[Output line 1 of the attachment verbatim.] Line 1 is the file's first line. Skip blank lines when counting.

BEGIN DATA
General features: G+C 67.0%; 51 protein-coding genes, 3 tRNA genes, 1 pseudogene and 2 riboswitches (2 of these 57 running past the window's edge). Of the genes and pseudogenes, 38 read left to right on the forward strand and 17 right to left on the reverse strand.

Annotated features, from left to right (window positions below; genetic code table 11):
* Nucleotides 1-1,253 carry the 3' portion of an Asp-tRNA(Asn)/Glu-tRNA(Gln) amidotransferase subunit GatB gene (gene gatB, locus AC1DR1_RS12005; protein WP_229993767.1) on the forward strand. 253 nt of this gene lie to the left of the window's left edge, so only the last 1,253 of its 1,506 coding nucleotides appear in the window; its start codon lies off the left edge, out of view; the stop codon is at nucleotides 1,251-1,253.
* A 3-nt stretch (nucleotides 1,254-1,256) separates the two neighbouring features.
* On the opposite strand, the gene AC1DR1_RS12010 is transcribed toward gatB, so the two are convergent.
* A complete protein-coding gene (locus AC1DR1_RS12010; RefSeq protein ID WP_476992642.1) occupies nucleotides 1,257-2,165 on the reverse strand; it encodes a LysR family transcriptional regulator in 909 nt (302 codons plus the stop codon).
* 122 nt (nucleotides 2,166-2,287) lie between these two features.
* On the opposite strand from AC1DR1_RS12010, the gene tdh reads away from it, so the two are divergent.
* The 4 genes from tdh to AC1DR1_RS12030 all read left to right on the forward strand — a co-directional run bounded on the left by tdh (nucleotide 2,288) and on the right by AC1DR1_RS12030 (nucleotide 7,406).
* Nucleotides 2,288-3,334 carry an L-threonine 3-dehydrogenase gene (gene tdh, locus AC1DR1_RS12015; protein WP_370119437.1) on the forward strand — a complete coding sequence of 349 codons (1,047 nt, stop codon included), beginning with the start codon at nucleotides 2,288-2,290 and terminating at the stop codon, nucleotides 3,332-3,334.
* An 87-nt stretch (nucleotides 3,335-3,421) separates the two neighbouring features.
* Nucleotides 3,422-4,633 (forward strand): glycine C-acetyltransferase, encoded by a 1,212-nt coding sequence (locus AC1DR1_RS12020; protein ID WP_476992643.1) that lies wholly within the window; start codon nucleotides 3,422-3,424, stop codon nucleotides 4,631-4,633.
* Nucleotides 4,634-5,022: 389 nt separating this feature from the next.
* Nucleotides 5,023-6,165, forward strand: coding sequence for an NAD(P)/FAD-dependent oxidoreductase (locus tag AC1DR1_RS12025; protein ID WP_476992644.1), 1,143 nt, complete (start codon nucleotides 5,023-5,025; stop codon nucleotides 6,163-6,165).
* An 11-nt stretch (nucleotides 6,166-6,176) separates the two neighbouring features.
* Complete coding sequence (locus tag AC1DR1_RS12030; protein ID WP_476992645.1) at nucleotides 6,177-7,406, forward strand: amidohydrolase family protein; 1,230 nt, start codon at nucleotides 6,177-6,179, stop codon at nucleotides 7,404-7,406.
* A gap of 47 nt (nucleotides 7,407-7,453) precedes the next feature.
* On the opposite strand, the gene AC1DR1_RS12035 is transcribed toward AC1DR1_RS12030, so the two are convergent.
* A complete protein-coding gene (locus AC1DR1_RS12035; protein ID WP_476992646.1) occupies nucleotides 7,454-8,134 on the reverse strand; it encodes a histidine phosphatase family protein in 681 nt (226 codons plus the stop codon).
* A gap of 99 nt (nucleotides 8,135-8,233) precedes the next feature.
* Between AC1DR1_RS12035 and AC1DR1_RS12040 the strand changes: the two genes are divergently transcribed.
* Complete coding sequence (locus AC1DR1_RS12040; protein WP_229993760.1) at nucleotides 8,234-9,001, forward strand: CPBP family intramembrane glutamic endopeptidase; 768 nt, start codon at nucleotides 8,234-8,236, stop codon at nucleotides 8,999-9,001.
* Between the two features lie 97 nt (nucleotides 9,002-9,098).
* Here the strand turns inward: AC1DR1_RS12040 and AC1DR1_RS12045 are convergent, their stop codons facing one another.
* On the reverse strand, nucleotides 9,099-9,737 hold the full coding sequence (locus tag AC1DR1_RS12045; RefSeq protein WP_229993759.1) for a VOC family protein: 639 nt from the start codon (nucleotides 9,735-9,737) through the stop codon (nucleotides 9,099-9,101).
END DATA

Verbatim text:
General features: G+C 67.0%; 51 protein-coding genes, 3 tRNA genes, 1 pseudogene and 2 riboswitches (2 of these 57 running past the window's edge). Of the genes and pseudogenes, 38 read left to right on the forward strand and 17 right to left on the reverse strand.